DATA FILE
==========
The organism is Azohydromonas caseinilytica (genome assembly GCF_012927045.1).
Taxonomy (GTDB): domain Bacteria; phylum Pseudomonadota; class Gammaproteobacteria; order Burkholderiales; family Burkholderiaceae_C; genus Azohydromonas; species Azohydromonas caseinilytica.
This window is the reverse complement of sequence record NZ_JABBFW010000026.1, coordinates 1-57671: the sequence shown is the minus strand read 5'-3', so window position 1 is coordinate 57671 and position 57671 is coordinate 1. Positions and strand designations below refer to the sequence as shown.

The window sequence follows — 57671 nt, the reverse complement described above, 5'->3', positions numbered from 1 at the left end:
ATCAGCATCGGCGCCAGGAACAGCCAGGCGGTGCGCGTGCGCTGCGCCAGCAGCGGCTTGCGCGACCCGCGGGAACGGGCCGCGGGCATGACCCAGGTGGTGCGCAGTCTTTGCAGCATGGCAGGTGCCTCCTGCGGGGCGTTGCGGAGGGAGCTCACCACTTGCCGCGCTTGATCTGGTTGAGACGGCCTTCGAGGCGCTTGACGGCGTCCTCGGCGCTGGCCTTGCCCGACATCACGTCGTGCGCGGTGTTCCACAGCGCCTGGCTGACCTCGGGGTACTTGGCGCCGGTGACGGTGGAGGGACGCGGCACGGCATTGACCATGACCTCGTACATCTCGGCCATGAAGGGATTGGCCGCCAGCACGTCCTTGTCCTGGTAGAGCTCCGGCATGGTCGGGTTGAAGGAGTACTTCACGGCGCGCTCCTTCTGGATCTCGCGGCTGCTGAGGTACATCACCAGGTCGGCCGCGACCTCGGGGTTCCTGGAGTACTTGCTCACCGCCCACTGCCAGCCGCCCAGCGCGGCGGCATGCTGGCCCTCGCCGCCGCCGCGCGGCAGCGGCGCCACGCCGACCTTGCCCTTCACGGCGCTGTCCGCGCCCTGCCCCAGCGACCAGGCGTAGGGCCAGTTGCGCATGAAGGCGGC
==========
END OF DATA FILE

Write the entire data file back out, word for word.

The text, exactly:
The organism is Azohydromonas caseinilytica (genome assembly GCF_012927045.1).
Taxonomy (GTDB): domain Bacteria; phylum Pseudomonadota; class Gammaproteobacteria; order Burkholderiales; family Burkholderiaceae_C; genus Azohydromonas; species Azohydromonas caseinilytica.
This window is the reverse complement of sequence record NZ_JABBFW010000026.1, coordinates 1-57671: the sequence shown is the minus strand read 5'-3', so window position 1 is coordinate 57671 and position 57671 is coordinate 1. Positions and strand designations below refer to the sequence as shown.

The window sequence follows — 57671 nt, the reverse complement described above, 5'->3', positions numbered from 1 at the left end:
ATCAGCATCGGCGCCAGGAACAGCCAGGCGGTGCGCGTGCGCTGCGCCAGCAGCGGCTTGCGCGACCCGCGGGAACGGGCCGCGGGCATGACCCAGGTGGTGCGCAGTCTTTGCAGCATGGCAGGTGCCTCCTGCGGGGCGTTGCGGAGGGAGCTCACCACTTGCCGCGCTTGATCTGGTTGAGACGGCCTTCGAGGCGCTTGACGGCGTCCTCGGCGCTGGCCTTGCCCGACATCACGTCGTGCGCGGTGTTCCACAGCGCCTGGCTGACCTCGGGGTACTTGGCGCCGGTGACGGTGGAGGGACGCGGCACGGCATTGACCATGACCTCGTACATCTCGGCCATGAAGGGATTGGCCGCCAGCACGTCCTTGTCCTGGTAGAGCTCCGGCATGGTCGGGTTGAAGGAGTACTTCACGGCGCGCTCCTTCTGGATCTCGCGGCTGCTGAGGTACATCACCAGGTCGGCCGCGACCTCGGGGTTCCTGGAGTACTTGCTCACCGCCCACTGCCAGCCGCCCAGCGCGGCGGCATGCTGGCCCTCGCCGCCGCCGCGCGGCAGCGGCGCCACGCCGACCTTGCCCTTCACGGCGCTGTCCGCGCCCTGCCCCAGCGACCAGGCGTAGGGCCAGTTGCGCATGAAGGCGGC